Think on ink
Caelin Miltko | Monday, September 1, 2014
It means in the last year, I’ve had more conversations about boys I don’t know than ever before in my life. It’s fine. It’s even great sometimes. It’s also a little worrying. As I sit and listen to my friends stress, dissect and over think every interaction they have with the opposite sex, I begin to question my own relationships (or lack thereof).
I begin to wonder if not having a boyfriend and not believing that “ring by spring” is really for me are problems that will cause me to be alone forever. It was in this state of mind that I picked up Katie Heaney’s “Never Have I Ever: My Life (SO FAR) Without A Date.”
Heaney is a 25-year-old from St. Paul, Minnesota, who has never had a boyfriend. In the introduction, she calls herself a “Bermuda Triangle.” She tells her readers it’s not just a lack of a long-term boyfriend; she’s never had anything resembling a real relationship.
The book reads like one of those late night conversations you have with your best friends, where they tell you about every single significant interaction with a boy they’ve ever had. Surprisingly (or maybe not), most of these “interactions” are minuscule in reality. But, in the course of thinking and re-thinking, Heaney has made them all into long, extended stories — even though, in most cases, she never even spoke to the boy in question.
I think Heaney wants her relationship with her college best friend, Rylee, to be the center of the book but she never quite achieves this. It is not until the end that the reader is really given an insight into what Rylee’s relationships look like, and she reads as more of a background character to most of Heaney’s adventures. Still, the sentiment is sweet and something I can wholeheartedly support.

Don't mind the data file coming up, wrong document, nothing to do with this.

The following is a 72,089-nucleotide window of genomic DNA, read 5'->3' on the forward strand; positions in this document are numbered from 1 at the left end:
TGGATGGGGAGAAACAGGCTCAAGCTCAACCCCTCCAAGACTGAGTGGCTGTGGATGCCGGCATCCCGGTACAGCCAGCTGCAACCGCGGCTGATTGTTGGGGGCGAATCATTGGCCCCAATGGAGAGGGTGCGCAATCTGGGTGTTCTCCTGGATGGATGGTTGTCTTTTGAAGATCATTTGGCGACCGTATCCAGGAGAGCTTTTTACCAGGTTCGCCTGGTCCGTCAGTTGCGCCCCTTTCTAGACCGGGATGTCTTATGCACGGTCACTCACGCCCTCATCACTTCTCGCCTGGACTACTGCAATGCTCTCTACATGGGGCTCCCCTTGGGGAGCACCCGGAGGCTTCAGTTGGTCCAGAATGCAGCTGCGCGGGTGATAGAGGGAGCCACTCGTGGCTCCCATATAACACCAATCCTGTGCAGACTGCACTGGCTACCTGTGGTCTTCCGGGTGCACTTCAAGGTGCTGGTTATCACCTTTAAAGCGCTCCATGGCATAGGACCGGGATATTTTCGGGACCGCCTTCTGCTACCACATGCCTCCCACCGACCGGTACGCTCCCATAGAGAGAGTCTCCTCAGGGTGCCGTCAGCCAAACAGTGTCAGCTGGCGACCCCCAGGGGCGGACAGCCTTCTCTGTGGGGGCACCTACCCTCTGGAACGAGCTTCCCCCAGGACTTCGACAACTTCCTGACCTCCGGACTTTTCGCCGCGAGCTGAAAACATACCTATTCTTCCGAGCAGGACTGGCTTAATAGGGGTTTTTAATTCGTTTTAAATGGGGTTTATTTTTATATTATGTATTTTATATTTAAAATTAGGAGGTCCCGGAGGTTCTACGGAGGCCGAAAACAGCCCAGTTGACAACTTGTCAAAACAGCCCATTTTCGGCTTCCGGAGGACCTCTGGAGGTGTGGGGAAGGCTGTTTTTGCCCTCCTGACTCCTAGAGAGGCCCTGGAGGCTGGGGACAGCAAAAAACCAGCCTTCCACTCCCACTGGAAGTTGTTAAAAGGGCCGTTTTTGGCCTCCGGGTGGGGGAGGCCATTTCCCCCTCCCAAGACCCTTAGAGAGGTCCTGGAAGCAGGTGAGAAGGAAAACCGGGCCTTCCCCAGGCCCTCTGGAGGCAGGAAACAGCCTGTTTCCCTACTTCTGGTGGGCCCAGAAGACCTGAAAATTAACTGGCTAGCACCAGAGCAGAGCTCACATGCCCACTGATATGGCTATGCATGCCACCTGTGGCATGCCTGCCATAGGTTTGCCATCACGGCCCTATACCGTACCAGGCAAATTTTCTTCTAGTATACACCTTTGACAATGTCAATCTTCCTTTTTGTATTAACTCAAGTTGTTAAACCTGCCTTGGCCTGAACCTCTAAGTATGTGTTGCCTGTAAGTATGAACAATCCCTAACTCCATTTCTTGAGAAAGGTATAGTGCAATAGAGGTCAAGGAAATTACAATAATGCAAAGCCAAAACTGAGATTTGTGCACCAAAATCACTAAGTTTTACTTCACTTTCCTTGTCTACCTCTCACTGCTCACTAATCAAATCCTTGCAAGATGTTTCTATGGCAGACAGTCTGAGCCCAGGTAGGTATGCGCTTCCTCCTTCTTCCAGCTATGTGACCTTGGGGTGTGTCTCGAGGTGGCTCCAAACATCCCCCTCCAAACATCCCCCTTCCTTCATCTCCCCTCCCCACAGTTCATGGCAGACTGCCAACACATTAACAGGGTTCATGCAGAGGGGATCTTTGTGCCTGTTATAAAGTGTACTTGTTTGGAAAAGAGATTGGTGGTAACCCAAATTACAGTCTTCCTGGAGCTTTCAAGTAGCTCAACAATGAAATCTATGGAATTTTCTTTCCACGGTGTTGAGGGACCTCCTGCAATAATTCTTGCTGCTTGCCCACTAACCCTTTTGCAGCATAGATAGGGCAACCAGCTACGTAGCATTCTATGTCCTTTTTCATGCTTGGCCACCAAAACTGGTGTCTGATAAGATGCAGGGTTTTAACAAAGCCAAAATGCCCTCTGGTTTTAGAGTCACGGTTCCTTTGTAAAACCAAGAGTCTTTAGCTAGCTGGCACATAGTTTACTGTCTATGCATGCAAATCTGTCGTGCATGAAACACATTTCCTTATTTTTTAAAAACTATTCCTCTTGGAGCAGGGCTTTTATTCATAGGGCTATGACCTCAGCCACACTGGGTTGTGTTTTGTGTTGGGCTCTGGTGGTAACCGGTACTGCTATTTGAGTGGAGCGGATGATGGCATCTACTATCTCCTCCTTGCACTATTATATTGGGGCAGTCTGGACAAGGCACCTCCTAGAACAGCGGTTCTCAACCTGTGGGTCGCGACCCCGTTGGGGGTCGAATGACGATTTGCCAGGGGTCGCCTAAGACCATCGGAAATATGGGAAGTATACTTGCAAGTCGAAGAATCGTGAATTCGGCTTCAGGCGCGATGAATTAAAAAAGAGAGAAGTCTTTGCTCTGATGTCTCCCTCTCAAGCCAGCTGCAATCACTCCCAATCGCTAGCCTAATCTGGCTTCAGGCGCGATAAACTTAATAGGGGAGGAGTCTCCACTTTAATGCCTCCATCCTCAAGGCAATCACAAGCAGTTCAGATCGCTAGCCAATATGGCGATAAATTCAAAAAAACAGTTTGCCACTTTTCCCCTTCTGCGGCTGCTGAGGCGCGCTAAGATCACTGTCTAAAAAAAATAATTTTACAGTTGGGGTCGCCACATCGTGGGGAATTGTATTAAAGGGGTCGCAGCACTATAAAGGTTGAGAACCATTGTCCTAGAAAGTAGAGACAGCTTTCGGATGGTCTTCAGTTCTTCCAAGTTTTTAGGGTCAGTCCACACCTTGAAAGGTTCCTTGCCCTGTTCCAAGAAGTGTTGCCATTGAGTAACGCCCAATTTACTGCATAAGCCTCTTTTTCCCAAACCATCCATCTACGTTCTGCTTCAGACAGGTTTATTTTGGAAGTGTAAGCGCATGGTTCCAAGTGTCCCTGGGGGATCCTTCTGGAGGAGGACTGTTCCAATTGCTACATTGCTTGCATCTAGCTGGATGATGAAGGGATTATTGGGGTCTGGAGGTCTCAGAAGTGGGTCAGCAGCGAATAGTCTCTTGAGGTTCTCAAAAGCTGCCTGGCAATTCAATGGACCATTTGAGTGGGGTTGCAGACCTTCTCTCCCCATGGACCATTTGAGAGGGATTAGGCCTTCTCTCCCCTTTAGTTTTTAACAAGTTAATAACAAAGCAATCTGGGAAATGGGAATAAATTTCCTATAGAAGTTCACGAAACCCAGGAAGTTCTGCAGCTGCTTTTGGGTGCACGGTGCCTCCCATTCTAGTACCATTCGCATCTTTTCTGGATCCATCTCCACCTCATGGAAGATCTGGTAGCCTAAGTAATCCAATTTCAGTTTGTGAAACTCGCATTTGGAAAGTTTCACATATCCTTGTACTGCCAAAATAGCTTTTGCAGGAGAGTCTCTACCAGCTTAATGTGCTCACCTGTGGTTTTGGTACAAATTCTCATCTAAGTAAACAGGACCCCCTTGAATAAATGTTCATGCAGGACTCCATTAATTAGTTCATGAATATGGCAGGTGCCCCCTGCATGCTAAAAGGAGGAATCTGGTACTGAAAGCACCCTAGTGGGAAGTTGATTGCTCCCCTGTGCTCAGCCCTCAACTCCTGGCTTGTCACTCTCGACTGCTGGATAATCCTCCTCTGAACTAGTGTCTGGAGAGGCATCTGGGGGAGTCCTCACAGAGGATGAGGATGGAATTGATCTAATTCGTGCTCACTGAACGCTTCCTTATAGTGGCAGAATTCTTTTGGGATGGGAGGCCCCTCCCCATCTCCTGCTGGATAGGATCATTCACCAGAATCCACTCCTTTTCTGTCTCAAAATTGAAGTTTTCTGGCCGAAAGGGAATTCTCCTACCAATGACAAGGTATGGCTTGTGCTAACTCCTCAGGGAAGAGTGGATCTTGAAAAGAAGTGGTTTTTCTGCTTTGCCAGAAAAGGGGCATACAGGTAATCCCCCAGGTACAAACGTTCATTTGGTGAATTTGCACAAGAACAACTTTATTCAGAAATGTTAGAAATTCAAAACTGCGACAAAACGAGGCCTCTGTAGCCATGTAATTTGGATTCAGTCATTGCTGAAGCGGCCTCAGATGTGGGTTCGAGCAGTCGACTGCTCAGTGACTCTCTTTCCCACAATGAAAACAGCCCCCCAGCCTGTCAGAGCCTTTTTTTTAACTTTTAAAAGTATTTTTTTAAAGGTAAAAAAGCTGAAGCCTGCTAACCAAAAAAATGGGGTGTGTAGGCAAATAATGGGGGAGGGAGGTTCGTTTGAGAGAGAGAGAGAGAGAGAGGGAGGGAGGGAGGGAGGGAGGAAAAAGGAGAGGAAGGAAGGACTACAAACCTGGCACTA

The book is silly, light and even insightful at times. We follow Heaney as she floats through elementary, middle and high school without a date. We watch as she stumbles through her first attempts at college dating. She tells us about the perils of online dating and the different types of messages one might (read: will definitely) receive.
Most girls, I think, can see a little bit of themselves in Heaney’s antics. Whether it’s obsessing over the cute guy who sits in front of you in History or worrying because you aren’t crushing back on your best guy friend, Heaney has a story that relates. Maybe she doesn’t get through it as gracefully as she could but I think her point is that maybe that isn’t necessary.
This isn’t a book that impresses passersby when they notice you reading it. When I was reading it in the airport on my way back to Notre Dame, I think my waiter decided I was a little sad and alone (based entirely on my reading material — and, quite possibly, the fact that I was traveling alone).
Still, when I waiting in the Minneapolis/St. Paul Airport for four hours, Katie Heaney’s company kept me laughing and entertained as I received constant notification about my friends’ arrivals back on campus. It was exactly like a conversation with my dorm mates at school, except I wasn’t nearly so stressed at the end. After all, if she can be 25, still single and still happy, I probably can do it too.